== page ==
Dell considers establishment of distributor tier in A/NZ

Dell considers establishment of distributor tier in A/NZ

Peter Murphy, MD of Dell NZ talks on the partner network and the unique personnel funding programme that the firm has launched in the region.

Global technology provider, Dell, is considering the establishment of a distributor tier to help and support its interaction with partners in the A/NZ region.

“The Partner Direct program has been in place for around five years now. We have three levels of partnerships, which is registered partner, preferred partner and premier partner. We don't necessarily drive revenue through distribution today. All these partners deal directly with us.

“What we do with distribution is under review, both in Australia and NZ. So perhaps there will be more announcements in the future. Certainly this year we will make decisions about what to do,” says Peter Murphy, MD at Dell NZ.

Dell has around 2000 resellers across both geographies, with around 40 per cent of them active at any point in time depending on the quarter.

Speaking to Reseller News Murphy states that the firm does have distribution agreements in place for products and solutions that Dell acquired, and which came with an existing channel pedigree. This includes the likes of SonicWall and Wyse.

“The benefits that we think a distributor can bring to us are a couple of things. In Australia, if you talk to some of the larger distributors, they would tell you that they have around 8,000 to 10,000 partners. Some of them are small and some large, but clearly, there is a large percentage of the market that we are not talking to. So reach is one of the things that has potential for improvement.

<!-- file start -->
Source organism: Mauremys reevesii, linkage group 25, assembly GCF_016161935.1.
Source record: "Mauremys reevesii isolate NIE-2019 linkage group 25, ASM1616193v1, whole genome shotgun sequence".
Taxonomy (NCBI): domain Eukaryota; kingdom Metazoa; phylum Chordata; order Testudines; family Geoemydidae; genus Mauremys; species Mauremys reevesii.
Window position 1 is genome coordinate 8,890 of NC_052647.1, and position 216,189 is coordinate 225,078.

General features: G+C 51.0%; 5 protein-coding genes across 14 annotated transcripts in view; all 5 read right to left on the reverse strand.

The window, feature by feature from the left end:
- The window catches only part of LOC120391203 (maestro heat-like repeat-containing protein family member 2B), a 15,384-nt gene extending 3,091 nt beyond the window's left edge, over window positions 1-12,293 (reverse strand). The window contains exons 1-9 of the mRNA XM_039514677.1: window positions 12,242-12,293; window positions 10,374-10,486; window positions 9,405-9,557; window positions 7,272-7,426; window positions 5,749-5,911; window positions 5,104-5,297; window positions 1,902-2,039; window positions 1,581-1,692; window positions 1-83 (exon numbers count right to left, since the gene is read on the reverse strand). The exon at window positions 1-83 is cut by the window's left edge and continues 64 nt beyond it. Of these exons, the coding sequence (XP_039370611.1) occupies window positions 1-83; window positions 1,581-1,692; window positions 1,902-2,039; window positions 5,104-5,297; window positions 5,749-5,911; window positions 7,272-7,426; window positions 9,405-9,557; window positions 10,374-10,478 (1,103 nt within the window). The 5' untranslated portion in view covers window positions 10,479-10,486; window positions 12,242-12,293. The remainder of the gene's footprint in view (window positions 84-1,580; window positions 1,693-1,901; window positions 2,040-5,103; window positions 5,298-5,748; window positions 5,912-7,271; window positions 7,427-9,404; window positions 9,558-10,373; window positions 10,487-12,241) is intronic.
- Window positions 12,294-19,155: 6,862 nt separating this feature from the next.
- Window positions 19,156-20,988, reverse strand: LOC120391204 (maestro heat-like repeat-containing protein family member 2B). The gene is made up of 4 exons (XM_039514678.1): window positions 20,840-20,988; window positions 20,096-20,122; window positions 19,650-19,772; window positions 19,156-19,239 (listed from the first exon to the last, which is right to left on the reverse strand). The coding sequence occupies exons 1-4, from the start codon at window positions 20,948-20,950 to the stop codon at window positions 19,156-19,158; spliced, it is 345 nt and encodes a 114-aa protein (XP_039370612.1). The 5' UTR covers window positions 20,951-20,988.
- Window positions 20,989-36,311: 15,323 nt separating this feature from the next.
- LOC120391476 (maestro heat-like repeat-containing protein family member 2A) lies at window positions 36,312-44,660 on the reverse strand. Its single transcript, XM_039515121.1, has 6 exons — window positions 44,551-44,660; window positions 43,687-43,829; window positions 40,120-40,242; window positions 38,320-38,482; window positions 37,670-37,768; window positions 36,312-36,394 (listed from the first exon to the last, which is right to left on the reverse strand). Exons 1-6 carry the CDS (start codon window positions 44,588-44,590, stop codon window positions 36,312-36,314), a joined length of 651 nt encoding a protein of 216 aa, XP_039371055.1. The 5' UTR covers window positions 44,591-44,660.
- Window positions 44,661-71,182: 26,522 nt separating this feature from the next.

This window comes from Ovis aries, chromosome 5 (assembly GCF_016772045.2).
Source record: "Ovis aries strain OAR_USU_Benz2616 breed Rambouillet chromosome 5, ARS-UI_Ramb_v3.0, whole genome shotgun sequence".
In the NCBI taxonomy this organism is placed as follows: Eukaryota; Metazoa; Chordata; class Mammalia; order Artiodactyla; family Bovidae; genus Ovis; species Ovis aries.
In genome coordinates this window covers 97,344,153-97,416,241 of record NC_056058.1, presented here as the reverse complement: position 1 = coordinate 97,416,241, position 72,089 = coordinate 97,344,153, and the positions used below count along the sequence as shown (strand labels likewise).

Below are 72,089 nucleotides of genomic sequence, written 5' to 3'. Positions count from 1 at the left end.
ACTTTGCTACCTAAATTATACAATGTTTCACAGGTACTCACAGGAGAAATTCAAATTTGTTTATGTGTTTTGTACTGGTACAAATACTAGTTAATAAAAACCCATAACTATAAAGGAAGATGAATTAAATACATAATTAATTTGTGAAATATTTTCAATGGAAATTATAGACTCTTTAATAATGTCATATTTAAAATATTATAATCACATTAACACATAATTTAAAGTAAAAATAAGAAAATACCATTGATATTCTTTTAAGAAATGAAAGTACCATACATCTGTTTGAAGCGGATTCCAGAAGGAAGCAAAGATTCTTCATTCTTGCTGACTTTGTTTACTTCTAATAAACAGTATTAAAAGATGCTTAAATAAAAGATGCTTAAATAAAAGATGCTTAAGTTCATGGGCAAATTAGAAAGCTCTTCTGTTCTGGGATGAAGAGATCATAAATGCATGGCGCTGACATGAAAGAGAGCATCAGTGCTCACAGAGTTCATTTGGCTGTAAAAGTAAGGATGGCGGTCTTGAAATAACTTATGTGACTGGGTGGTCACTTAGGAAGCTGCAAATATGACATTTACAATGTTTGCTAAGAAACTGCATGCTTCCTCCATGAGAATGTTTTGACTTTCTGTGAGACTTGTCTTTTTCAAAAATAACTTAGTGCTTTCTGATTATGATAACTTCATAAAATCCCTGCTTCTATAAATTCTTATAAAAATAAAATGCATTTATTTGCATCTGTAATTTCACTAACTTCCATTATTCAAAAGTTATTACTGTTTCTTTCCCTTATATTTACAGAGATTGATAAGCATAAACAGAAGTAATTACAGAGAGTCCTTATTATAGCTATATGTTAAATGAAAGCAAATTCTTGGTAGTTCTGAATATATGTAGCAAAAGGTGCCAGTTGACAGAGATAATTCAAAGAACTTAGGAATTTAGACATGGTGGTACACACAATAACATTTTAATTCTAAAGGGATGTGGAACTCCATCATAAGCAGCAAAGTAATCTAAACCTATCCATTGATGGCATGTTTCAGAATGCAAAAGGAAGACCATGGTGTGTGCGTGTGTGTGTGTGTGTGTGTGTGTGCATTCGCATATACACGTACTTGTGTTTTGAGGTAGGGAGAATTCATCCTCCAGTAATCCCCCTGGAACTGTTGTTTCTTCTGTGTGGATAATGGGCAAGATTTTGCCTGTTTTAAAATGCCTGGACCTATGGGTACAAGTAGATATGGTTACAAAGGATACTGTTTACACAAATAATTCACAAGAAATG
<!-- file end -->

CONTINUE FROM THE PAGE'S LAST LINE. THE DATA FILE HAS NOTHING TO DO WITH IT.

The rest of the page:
“Obviously distributors can provide credit, hold stock, and there are a variety of other value adds that they can bring that we don't necessarily have or offer to the same extent today. So yes there are a number of benefits to having a distributor, but in terms of who we would select - we are in the process of going through that,” says Murphy.

Murphy adds that there are likely to be multiple distribution agreements across solution sets.

“There are certain distributors out there that focus on more transactional products, and there are those that focus on products that may require some deeper knowledge in how they are positioned, scoped and provided. So not all distributors are the same. To give us the right coverage we would probably need a couple of distributors to give us the reach.

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“It remains to be seen whether these would be trans-Tasman in nature. Part of it has to do with the appetite of the distributor in both geographies. Some of the larger distis report from NZ into Australia, and others report directly to Singapore or elsewhere. The level or appetite for partnership is different among them,” adds Murphy.

Dell A/NZ reflects its global nature in having four business units, including end-user computing, enterprise systems group, service storage and networking and software and services. In the region, most Dell partners are typically focused on the first three pillars, and not so much on the services end, according to Murphy.